The Sailor and the Picture of Christ



Mihály Munkácsy - Trilogy of Paintings of Christ

The following is stated by Rev. B. Fay Mills: “Some of you have seen the great picture that was painted by Muncakszy, of the Christ. That picture was being exhibited in Canada, at Toronto, I think, and there came a wild, rough, wicked sailor to see it. He entered the room, at the time of day when there were no others there; and, paying his money to the woman who sat inside the room, he came in and stood for a moment looking at the canvas as though he would glance at it and go away. But as he looked he could not turn.


He stood there with his eyes fixed on the central figure of majesty and love. In a few minutes he took off his hat and let it fall on the floor. After a few minutes more he sat down upon a seat, and there he reached down and picked up a book that described the picture, and began to read, and every few seconds his eyes would turn towards the canvas, and toward the picture of Christ.


The lady who sat by the door, saw him lift up his hand and wipe away the tears. Still he sat, till five, ten, fifteen, sixty minutes went away; and still the man sat there, as though he could not stir. At last he rose, and, coming softly and reverently toward the door, he hesitated, to take one last look, and said to the woman who sat there:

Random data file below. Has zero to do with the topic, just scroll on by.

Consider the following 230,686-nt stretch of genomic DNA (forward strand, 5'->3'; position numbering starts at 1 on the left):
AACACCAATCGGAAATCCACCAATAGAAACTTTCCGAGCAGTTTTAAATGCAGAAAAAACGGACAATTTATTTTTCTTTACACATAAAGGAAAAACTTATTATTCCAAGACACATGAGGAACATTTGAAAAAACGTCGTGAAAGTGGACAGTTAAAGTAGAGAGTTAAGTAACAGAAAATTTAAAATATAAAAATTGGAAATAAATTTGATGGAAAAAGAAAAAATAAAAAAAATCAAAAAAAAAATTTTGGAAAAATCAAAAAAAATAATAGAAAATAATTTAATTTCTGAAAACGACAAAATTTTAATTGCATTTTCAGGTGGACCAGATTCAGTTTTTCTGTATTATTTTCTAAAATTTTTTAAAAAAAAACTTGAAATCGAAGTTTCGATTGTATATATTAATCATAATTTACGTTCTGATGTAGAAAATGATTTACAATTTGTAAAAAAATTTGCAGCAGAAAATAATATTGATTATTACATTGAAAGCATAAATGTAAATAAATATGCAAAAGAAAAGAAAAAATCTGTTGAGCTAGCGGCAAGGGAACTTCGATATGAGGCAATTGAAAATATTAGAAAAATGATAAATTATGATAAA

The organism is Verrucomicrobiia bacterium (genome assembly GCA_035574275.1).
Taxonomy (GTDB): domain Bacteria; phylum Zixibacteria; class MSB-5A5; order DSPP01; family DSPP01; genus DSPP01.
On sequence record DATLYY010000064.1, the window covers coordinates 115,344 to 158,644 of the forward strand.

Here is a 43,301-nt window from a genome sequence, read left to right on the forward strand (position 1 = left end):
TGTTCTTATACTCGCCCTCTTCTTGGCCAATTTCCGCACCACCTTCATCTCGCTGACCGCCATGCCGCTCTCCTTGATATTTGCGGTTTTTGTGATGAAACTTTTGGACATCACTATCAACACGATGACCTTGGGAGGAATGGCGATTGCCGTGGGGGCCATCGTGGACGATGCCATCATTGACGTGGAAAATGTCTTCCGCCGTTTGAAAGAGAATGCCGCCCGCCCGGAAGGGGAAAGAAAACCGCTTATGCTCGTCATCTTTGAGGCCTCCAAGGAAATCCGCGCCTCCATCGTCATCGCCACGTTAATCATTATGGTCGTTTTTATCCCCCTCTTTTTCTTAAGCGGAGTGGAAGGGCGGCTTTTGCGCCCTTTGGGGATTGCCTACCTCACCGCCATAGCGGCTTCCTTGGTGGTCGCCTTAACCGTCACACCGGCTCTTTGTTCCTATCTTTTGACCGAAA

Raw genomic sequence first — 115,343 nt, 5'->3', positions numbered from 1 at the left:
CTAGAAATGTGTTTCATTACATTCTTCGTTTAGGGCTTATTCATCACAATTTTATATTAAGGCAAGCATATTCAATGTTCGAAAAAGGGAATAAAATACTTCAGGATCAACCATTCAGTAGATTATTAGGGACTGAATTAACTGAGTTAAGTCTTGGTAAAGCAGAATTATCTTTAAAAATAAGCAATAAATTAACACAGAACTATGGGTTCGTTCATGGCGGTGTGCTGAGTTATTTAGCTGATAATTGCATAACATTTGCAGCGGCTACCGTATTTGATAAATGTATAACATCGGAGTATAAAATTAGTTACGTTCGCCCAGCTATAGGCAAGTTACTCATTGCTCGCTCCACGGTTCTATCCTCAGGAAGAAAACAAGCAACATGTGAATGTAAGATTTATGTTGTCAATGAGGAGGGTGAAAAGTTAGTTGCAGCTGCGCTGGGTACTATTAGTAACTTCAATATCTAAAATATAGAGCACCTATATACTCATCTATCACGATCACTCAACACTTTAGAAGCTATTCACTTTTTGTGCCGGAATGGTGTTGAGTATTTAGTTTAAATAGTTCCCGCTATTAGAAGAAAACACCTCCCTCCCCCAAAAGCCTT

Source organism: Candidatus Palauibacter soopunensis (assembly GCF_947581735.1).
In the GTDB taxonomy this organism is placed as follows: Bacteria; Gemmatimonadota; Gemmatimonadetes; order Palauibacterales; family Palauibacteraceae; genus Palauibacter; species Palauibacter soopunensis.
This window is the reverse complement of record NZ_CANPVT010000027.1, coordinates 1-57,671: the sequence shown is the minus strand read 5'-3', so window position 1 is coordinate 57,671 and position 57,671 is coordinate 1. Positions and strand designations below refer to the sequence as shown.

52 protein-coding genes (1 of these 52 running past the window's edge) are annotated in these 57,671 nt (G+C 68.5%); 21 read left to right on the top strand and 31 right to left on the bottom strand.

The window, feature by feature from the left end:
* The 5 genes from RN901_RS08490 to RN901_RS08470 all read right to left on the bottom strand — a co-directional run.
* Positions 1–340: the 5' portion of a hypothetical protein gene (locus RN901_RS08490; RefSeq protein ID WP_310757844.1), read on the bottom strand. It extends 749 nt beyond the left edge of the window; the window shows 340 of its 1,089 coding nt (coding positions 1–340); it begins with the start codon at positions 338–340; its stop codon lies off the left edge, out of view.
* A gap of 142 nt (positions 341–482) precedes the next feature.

"‘Madam, I am a rough, wicked sailor. I have never believed in Christ; I have never used His name except in an oath; but I have a Christian mother, and my old mother begged me today, before I went to sea, to go and look at the picture of the Christ. To oblige her I said I would come.


I did not believe that any one believed in Christ; but as I have looked at that form, and that face, I have thought that some man must have believed in Him; and it has touched me, and I have come to believe in Him, too. I am going out from this time to be a believer in Jesus Christ -- and a follower of Him."

O that we may be changed into the same image from glory to glory."


- Prevailing Prayer


Touching Incidents and Remarkable Answers to Prayer - 1893

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